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Numbers Tell All, Skating is Back in the Center Spotlight

TV ratings, event attendance and Internet hits indicate skating is one hot public commodity

 by Liz Leamy

Twin Rinks complex Lobby in East Meadow, New York



Jason Brown with Skyliner Lily Young



Alexa Scimeca & Chris Knierim Sign Autographs after Show

(5 October 2014)  Skating's popularity seems to be on a major upward trajectory these days in review of the media stats that have come out this past year.

In January, more than 4.12 million viewers tuned in to watch the U.S. ladies final free skate live at the TD Garden in Boston, according to Nielsen ratings, representing an increase of nearly 40 percent in the age 18 to 49 category compared to 2013.

According to U.S. Figure Skating executives, these numbers were telling and important.

“The experience of our athletes, coaches, officials, staff and most of all, our fans, had in Boston was overwhelmingly positive,” said David Raith, U.S. Figure Skating Executive Director.

In the weeks leading up to the Sochi Olympics, U.S. Figure Skating Olympic team members were constantly being looked up on major Internet search engines, including Gracie Gold, who ranked as one of the top-three most Googled names in early February, according to the New York Post.

In addition, attendance at the 2014 U.S. Championships also hit its biggest high in years, with more than 14,000 people showing up to watch Gracie Gold clinch the U.S. title at the TD Garden in Boston, representing the largest single-session crowd on record at a U.S. Championships since 2002.

According to the sport’s directors, the recent surge in the sport’s popularity is largely due to the superior standard of the skaters and Herculean efforts of the figure skating community, including the coaches, parents, executives, managers, officials, volunteers and fans.

“The skating of the [U.S.] competitors reflects the efforts of so many people who have been committed to making American figure skating the best it can be,” said Jimmie Santee, Executive Director of the Professional Skaters Association, the national coaches’ organization and sport’s educational arm based in Rochester, Minnesota.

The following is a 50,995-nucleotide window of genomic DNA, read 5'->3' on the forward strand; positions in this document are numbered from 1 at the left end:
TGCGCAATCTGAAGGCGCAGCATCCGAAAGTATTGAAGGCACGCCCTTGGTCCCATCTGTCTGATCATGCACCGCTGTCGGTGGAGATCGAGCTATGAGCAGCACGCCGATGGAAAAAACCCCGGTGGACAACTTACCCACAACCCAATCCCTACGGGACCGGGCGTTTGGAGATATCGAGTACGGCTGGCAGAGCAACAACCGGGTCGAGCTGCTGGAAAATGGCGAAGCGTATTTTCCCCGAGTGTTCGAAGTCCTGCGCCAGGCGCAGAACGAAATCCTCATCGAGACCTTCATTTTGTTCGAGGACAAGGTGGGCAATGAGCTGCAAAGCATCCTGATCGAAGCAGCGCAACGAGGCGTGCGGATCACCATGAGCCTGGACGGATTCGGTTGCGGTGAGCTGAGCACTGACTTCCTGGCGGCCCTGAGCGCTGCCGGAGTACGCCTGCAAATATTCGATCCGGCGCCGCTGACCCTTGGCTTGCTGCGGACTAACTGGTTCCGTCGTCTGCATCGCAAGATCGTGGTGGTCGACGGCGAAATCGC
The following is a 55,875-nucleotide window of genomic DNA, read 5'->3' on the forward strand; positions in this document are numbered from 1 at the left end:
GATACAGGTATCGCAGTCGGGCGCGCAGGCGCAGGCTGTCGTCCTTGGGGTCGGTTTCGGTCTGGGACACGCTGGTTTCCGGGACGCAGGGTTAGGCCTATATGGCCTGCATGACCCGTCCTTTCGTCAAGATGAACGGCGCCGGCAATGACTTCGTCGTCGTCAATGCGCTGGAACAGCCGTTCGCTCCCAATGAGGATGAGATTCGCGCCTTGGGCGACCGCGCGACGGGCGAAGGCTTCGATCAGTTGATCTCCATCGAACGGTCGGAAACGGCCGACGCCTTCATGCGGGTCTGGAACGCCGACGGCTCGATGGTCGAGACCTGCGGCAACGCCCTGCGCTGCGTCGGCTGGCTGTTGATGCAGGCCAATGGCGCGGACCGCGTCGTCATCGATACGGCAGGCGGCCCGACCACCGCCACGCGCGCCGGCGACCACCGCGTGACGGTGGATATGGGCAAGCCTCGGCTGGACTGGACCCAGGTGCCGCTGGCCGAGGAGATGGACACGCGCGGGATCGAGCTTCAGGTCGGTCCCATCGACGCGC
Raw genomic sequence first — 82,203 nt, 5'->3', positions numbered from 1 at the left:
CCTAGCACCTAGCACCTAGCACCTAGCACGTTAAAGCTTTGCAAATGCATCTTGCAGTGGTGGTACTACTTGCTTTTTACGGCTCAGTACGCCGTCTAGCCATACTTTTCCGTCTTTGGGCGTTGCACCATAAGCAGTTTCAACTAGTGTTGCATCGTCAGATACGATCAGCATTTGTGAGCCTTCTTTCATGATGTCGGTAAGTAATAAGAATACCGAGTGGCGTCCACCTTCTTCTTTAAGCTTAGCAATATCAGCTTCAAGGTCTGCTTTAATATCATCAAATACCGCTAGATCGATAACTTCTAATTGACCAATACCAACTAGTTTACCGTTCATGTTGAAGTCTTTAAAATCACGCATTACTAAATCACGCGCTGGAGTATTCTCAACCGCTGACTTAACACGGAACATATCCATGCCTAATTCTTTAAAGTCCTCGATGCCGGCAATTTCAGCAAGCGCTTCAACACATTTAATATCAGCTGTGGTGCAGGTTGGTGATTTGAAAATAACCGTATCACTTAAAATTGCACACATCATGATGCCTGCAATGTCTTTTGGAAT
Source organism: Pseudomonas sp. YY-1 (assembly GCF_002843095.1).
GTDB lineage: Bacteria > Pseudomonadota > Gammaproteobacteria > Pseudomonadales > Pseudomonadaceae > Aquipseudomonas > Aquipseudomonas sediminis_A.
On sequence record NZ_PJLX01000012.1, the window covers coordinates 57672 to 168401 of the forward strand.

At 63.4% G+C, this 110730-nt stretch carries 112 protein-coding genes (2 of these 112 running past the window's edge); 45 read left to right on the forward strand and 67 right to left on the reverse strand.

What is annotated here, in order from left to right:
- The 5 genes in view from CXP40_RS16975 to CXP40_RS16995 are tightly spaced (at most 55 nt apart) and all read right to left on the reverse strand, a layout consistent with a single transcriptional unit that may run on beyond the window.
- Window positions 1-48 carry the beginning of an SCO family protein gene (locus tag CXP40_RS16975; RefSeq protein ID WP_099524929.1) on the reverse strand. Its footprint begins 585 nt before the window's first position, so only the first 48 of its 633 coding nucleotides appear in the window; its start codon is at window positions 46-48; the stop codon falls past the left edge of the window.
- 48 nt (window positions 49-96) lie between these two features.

This year, Jason Brown, the U.S. silver medalist, also played a major role in helping put the sport back in the public spotlight with his electrifying (and winning) ‘Riverdance’ free skate he performed at the TD Garden in January.

To date, his performance has generated more than 4.8 million YouTube views, making it one of the most watched figure skating performances ever on the Internet.

“I love to perform and bring skating to people, that’s what drives me,” said Brown, who clinched gold at the Nebelhorn Trophy in Obersdorf, Germany last week.

Ice Dreams attracts sell-out crowd to brand-new Long Island facility

The good times for the sport appear to be continuing, as more than 2,600 people showed up on Saturday, September 20, to watch America’s top contenders perform in ‘Ice Dreams,’ a kick-off event celebrating the opening of the new state-of-the-art Twin Rinks complex in East Meadow, New York.

Headliners included the venerable Brown, as well as Caydee Denney and John Coughlin, 2012 U.S. pairs titlists, Alexa Scimeca and Chris Knierim, 2013 U.S pairs silver medalists, Mariah Bell, U.S. junior silver medalist, Jimmy Ma, U.S. junior bronze medalist and Samantha Cesario, a New York-based competitor who was sixth at the U.S. Championships.

Tara Modlin, the show’s producer, attributed the show’s success to the sell-out crowd, saying their unbridled energy and enthusiasm helped fuel the skaters’ performances.